I'm confused about when to properly use the time dilation formula $\Delta \tau=\frac{\Delta t}{\gamma}$ or the Lorentz transformation $c\Delta t = \gamma (c\Delta t-\beta \Delta x)$, especially when it comes to defining events for this problem.

A spacecraft leaves the Earth going at 0.99c. If it is 3*10^11 m away when Earth sends a light signal to it, how long will it take the signal to reach the ship a) for an observer on Earth and b) for a passenger on the ship?

For a) no special relativity is needed, and you get 100,000 seconds for the Earth's perspective.

For b) I tried doing it two ways:

  1. According to the time dilation formula, 100,000 seconds for Earth is 14,106 seconds for the craft (using $\gamma = 7.088$)

  2. Defining coordinates for each event and using the transformation. I let S be the Earth frame and S' be the ship frame, where time starts when the ship leaves earth. Event 1 is when Earth sends the signal after the ship is far from the earth ($t_1, x_1$) = (1010, 0). Event 2 is when the signal reaches the ship ($t_2, x_2$) = ($101010, 3*10^{13}$). If you use the transformation, however, you get a different $\Delta t'=7090$.

I tried using a Minkowski diagram, and the difference seems to boil down to whether you put event 1 on the Earth's axis (x=0), or the ship's axis (x=3*10^11). However both lines of reasoning sound valid to me. Minkowski diagram

What am I missing here? Which one is really correct? Thank you so much to anyone who can help!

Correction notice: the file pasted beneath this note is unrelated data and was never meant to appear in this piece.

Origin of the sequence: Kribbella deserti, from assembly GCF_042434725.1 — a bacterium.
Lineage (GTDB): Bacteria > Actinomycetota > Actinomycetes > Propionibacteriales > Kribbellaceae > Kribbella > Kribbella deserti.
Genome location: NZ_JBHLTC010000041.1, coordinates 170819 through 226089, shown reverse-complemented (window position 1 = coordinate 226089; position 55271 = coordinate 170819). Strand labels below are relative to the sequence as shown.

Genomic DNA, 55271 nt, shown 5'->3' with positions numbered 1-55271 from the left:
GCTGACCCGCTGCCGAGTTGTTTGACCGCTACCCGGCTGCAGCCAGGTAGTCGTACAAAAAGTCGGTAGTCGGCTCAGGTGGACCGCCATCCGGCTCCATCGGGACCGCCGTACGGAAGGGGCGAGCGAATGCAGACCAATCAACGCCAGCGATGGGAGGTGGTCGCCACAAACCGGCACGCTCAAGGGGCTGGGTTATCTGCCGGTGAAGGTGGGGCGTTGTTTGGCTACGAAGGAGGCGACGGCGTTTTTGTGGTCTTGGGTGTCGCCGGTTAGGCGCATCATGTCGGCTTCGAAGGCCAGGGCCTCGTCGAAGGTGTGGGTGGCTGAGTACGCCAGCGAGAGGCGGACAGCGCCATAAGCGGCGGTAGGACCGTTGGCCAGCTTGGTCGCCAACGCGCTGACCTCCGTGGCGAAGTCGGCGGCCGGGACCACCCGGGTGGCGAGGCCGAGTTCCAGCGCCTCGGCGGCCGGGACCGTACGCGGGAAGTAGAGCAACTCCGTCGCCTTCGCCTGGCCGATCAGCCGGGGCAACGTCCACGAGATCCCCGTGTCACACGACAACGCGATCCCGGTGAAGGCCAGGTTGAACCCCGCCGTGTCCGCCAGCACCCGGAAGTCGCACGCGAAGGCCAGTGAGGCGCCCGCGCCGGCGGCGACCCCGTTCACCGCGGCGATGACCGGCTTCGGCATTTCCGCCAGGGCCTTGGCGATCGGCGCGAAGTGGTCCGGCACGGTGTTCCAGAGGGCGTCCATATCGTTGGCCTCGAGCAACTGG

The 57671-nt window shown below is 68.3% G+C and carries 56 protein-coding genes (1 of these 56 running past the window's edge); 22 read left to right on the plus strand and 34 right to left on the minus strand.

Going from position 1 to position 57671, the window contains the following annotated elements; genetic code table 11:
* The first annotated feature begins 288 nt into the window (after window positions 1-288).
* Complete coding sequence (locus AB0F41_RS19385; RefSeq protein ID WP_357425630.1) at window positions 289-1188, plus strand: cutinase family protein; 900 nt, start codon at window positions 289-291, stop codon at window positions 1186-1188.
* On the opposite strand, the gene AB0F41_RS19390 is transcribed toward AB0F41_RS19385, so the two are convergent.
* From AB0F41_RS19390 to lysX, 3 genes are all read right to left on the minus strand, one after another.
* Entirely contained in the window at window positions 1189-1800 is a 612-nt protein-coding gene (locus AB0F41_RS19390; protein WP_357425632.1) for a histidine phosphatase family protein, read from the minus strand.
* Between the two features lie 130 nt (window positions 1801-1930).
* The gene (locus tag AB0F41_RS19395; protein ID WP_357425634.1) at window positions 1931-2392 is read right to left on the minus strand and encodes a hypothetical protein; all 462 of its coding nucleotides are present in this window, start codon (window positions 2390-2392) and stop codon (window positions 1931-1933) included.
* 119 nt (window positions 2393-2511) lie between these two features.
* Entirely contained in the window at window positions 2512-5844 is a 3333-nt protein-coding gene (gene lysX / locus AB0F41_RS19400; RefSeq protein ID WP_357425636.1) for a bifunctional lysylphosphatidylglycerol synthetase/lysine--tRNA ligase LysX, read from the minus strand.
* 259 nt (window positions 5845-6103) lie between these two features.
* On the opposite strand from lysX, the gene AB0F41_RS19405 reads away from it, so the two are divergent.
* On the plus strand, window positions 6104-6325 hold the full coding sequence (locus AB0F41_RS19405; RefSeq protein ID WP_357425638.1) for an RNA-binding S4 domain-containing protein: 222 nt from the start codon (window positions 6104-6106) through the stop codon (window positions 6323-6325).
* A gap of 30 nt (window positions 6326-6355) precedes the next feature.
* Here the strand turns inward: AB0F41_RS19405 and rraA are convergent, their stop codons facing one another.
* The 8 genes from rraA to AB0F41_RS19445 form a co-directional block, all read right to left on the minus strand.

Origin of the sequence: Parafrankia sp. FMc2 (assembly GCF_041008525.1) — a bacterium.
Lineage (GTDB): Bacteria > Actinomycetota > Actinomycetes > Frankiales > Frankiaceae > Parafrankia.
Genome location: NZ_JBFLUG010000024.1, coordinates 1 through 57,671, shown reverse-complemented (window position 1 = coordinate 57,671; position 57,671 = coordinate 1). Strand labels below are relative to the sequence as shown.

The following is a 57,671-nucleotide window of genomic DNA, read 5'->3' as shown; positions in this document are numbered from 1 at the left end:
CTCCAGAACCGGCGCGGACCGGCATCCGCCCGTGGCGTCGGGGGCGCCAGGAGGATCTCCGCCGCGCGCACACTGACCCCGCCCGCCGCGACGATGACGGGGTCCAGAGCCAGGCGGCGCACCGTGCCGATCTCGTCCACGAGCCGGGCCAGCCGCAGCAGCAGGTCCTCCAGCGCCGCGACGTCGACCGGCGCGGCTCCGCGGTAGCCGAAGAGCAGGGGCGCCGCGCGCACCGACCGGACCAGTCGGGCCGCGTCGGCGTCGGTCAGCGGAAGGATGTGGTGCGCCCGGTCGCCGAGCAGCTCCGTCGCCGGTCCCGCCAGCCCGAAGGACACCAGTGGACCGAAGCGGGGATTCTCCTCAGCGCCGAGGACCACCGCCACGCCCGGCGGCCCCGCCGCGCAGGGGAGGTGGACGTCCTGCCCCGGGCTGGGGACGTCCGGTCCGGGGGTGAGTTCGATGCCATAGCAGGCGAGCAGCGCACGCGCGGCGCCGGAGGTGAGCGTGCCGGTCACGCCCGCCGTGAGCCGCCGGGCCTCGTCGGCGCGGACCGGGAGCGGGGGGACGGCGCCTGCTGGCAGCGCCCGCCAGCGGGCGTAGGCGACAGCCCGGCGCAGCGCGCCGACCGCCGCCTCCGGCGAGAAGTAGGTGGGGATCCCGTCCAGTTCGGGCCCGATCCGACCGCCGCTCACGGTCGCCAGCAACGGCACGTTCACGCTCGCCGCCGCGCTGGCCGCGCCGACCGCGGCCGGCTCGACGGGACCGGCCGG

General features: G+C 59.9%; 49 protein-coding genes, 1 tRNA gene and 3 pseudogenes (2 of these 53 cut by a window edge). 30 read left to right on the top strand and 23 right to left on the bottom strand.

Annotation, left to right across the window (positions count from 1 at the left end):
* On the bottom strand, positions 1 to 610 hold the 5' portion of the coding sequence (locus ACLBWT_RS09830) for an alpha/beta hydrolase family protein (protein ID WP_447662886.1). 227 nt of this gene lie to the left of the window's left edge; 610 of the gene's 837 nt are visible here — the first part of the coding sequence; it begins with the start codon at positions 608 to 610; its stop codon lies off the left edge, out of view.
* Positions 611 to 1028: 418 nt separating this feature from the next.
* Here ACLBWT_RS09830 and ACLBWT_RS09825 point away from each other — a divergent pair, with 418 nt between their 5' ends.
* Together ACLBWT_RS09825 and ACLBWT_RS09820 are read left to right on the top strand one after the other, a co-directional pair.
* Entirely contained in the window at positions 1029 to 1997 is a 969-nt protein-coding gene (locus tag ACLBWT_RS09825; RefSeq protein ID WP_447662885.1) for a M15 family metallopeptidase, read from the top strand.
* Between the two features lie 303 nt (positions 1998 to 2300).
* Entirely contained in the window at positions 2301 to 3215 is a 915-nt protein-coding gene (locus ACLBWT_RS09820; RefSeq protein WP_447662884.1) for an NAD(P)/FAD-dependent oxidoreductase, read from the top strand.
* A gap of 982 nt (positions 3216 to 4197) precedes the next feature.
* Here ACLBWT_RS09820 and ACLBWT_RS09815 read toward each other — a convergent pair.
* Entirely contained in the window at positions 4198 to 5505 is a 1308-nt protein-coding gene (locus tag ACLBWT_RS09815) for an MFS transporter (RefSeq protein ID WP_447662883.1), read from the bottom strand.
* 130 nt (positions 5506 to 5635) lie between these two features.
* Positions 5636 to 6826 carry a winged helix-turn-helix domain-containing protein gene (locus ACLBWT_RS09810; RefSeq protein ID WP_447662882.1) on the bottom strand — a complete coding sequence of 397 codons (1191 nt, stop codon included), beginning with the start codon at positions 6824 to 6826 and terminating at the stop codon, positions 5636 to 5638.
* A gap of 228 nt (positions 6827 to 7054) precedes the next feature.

1 Answer 1


It depends how you have defined $\gamma$. It is usually

$$ \gamma = \frac{1}{\sqrt{1-v^2/c^2}} \tag{1} $$ So that $\gamma \geq 1$.

In which case $$\Delta t_A = \gamma \Delta t_B. \tag{2}$$ B is the one travelling close to the speed of light so his clock slows down according to outside observers. We know how many seconds it takes for A, so

$$ \Delta t_b = \frac{\Delta t_A}{\gamma} \tag{3} $$ Which should be less than A. It's much easier to use $\gamma$ than the Lorentz transformation as the question is specifically about the time between events, and the Lorentz transformation involves lengths scales not time.

  • $\begingroup$ Thanks that does make sense. Shouldn't there be a way to use the Lorentz transformations/minkowski diagram to get the same answer, though? Did I define my events wrong? $\endgroup$
    – omnikitty
    Commented Apr 21, 2020 at 1:09
  • $\begingroup$ This is Homework question and should be deleted? According to @David.Z $\endgroup$
    – Eli
    Commented Apr 21, 2020 at 6:09
  • $\begingroup$ @Eli I feel they they've done all the work for both concepts. It's not that they're asking for the answer directly. They're struggling about the concept of which is the correct method. They've done the work for both already. I'd say it was a perfectly acceptable question. $\endgroup$ Commented Apr 21, 2020 at 11:22

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